When Communion Is Political (Hint: It's Always Political)

Up here in the barren northland, there’s been a dust-up in the ongoing struggle of the church in America to accept GLBT persons.  This time it’s the Catholic church, the St. Paul & Minneapolis Archdiocese of which recently mailed tens of thousands of copies of a DVD opposing gay marriage to its communicants.  Of course, the DVD is timed to arrive as we approach mid-term elections.  From where I sit, social issues are playing a negligible role in these elections.  I don’t even hear Crazy Michelle Bachmann talking about them.

But that’s what the Catholic church wants its people talking about and voting on.  Oh, would that they sent out a DVD about developing a just economy or about extricating ourselves from foreign wars.  But, no, their primary interest this fall is making sure that GLBT persons are not afforded the right to marry.

In an odd radio interview, the local archbishop, John Nienstadt, claimed that he had no idea who gave the money for the production and distribution of the DVDs nor did he know how much the campaign cost.  That denial very much strained the bounds of believability for me.

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Didache Blog Tour – Day Five, Chapter Six

Over at Subversive Influence, Brother Maynard has written a thorough and wonderful reflection on The Teaching of the Twelve: Believing and Practicing the Primitive Christianity of the Ancient Didache Community, the sixth chapter of which is, “Living Together in Community.”

The Didache has a lot to say about how a Christian community should get along.  In fact, it can be argued that the entire document is really a manual for church harmony.  Bro Maynard does a great job of walking us through the chapter, finding notes of agreement and even some of slight disagreement.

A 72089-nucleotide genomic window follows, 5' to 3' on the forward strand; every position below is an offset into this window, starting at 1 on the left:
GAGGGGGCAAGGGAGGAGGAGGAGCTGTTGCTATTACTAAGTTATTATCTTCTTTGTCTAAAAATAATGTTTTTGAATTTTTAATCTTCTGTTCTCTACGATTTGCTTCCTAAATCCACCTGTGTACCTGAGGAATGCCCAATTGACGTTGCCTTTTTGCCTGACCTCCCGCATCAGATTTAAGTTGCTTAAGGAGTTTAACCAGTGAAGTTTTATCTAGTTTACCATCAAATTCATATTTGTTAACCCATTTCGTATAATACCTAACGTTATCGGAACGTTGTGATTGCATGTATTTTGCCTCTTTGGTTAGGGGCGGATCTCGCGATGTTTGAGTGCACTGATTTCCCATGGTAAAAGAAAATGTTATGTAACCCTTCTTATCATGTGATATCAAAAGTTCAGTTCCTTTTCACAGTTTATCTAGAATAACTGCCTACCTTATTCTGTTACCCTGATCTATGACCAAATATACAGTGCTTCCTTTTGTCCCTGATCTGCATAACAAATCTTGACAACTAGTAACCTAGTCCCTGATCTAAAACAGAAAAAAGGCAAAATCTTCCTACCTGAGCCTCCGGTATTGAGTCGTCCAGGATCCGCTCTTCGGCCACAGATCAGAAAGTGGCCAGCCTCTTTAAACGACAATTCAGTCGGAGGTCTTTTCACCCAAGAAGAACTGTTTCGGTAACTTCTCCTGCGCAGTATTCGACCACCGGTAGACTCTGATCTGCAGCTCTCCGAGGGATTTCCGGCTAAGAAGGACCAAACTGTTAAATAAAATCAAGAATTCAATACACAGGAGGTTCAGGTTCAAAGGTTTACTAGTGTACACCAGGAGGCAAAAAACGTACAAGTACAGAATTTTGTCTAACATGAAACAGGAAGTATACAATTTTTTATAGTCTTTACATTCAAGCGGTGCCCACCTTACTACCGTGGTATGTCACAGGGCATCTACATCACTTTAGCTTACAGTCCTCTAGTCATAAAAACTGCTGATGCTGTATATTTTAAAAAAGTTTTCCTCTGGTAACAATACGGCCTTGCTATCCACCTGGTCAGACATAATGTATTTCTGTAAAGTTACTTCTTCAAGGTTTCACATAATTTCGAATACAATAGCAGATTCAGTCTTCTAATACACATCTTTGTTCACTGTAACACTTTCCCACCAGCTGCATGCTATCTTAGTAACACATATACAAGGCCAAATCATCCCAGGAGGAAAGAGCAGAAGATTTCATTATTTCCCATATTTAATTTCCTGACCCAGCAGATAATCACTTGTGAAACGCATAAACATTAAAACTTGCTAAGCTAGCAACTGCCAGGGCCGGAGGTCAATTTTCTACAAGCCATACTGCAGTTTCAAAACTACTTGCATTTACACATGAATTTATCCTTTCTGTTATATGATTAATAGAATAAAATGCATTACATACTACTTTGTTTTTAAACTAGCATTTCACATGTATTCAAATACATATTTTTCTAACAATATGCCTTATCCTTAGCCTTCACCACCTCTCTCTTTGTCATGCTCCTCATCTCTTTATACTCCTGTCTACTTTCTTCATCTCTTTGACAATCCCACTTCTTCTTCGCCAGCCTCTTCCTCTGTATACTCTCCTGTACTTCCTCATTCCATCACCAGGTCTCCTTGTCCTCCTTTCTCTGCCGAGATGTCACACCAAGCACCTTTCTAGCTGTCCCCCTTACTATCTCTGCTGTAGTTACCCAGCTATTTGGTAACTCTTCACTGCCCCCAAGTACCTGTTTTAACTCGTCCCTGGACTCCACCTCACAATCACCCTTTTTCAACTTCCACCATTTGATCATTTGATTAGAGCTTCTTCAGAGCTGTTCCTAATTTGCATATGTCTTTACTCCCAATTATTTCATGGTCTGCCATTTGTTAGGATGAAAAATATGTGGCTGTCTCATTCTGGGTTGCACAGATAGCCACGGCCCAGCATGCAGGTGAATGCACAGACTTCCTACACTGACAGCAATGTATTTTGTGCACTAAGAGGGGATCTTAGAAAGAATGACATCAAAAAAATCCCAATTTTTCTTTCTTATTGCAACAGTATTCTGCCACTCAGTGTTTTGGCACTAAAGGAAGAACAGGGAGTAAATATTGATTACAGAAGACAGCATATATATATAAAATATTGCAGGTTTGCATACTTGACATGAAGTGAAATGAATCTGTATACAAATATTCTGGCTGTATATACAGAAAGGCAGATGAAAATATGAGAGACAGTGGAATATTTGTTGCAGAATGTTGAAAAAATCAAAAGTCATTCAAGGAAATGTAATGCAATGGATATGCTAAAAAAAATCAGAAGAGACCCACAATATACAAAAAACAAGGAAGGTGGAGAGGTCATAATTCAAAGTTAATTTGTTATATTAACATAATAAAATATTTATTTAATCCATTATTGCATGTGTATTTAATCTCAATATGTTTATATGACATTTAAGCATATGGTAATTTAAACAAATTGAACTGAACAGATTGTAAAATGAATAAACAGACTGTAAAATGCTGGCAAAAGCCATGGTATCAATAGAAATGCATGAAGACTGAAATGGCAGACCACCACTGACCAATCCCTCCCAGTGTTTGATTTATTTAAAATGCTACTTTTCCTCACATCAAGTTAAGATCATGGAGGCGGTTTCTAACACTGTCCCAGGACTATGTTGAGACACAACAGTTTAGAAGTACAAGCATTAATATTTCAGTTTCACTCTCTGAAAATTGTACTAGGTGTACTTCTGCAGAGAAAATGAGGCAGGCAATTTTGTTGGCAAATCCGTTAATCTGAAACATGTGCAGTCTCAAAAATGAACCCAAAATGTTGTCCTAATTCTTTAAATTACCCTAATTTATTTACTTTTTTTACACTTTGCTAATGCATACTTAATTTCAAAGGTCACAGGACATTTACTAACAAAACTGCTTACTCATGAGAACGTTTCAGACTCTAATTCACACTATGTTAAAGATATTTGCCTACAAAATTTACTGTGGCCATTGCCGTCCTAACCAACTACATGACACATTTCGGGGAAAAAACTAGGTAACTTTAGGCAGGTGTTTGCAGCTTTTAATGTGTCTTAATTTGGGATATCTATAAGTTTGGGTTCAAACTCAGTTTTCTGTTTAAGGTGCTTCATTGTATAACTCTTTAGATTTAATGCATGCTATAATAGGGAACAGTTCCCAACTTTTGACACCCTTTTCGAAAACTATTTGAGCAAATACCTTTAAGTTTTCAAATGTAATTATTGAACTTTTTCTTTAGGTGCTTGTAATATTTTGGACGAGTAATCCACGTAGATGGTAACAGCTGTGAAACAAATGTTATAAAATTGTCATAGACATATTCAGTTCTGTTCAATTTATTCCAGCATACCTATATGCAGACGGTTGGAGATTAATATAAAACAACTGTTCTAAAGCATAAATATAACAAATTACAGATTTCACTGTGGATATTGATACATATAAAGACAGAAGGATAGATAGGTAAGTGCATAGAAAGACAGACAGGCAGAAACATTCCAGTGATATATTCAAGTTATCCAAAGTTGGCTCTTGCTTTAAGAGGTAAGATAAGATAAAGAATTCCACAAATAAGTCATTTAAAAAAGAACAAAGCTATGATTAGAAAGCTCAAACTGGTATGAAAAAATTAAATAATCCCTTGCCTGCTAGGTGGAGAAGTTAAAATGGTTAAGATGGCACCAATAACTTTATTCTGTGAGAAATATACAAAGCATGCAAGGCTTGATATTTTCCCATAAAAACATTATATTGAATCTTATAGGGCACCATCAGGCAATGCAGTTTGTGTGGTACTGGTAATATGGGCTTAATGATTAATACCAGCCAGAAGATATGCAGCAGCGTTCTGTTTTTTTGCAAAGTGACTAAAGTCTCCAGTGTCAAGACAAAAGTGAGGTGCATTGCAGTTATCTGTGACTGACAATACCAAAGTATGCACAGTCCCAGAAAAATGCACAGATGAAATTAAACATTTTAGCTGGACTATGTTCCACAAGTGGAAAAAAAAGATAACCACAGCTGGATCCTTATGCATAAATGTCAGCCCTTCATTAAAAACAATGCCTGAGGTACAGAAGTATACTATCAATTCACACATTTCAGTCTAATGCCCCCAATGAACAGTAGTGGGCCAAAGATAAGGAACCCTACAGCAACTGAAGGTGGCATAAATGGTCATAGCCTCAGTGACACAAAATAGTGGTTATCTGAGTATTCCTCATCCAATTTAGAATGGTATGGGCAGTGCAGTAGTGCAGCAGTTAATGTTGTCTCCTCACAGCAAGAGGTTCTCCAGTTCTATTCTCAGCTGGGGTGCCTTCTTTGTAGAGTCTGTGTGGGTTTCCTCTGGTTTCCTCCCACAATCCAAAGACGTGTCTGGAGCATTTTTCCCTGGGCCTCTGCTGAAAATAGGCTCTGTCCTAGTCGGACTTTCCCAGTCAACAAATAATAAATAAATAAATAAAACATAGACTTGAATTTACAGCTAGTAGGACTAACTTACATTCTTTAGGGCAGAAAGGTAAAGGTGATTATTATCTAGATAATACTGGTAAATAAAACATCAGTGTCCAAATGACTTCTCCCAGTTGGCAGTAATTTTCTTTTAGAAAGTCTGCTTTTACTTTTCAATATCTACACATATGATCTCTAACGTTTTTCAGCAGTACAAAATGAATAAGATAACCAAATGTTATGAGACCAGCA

But what I found most interesting is his conclusion, in which he revisits his conversation with Frank Viola over the controversial book, Pagan Christianity,

Tony Jones calls the Didache “the most important book you’ve never heard of.” While I’m familiar with it myself, I concur with his assessment that most Christians today are not, and that it is an important work with which we should be grappling. In fact, the omission of any mention of the Didache was one of my major criticisms with Frank Viola’s Pagan Christianity, and my discussion of it actually centers on the very passages discussed in this chapter of Tony’s book. I gave Frank the opportunity to respond in an interview, and he did. You may note there the implied ascription of a second-century date for the Didache, but an early date makes it that much more important for Frank to have dealt with in his work, and this is in my mind what makes Pagan Christianity more of a popular than a scholarly work. (Note that Ben Witherington also goes to the Didache in his critique of Pagan Christianity.)

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The Limits of Religion

Two stories caught my eye/ear in the last 24 hours.  The first came on MPR last night.  It seems that a group of Somalian Muslims had boycotted the first few days of school in the small town of Winona, Minnesota because their children were not being allowed to pray when they wanted.  Six years ago, the school superintendant reported, a group of parents and administrators had agreed on when the children could pray, even though the prayer times shift slightly every day in relation to sunrise and sunset.  But the current parents don’t feel they should have to abide by an agreement made six years ago by other people.

But, of the entire report, I found a quote by an Islamic rights expert to be the most interesting.  He said that afternoon prayer can take place anytime between 1:30pm and 4:00pm — it’s just that some Muslims only want to pray at the very beginning of that time and not wait until, as the superintendent called it, “Non-instructional time” (a.k.a., passing time, recess, lunch, etc.).

The other story has been around for a while, but it’s just been written up poignantly by its protagonist and posted on Steve Waldman’s blog.  Doug Kmiec is a scholar and author with conservative, Republican bona fides out the wazoo.  But he endorsed BO because of BO’s commitment to the full range of life issues.  In a much ballyhooed incident, Kmiec, a devout Catholic, was denied the Eucharist by a priest, and even shouted at during the mass for “cooperating with evil” and “killing babies.”

It seems to me that both of these are stories of religion beyond the limits of religion (how’s that for a Rollinsesque turn-of-phrase?).  These are examples of when religion slips past theology and into the realm of unthinking ideology.  And, methinks, this is the very thing that Jesus so often spoke and acted out against.  When we turn thoughtful, reflective theology into reactionary, unthinking behavior, we’ve left Christianity (or Islam, for that matter) and ventured into a space that is no longer bounded by a humilty before God.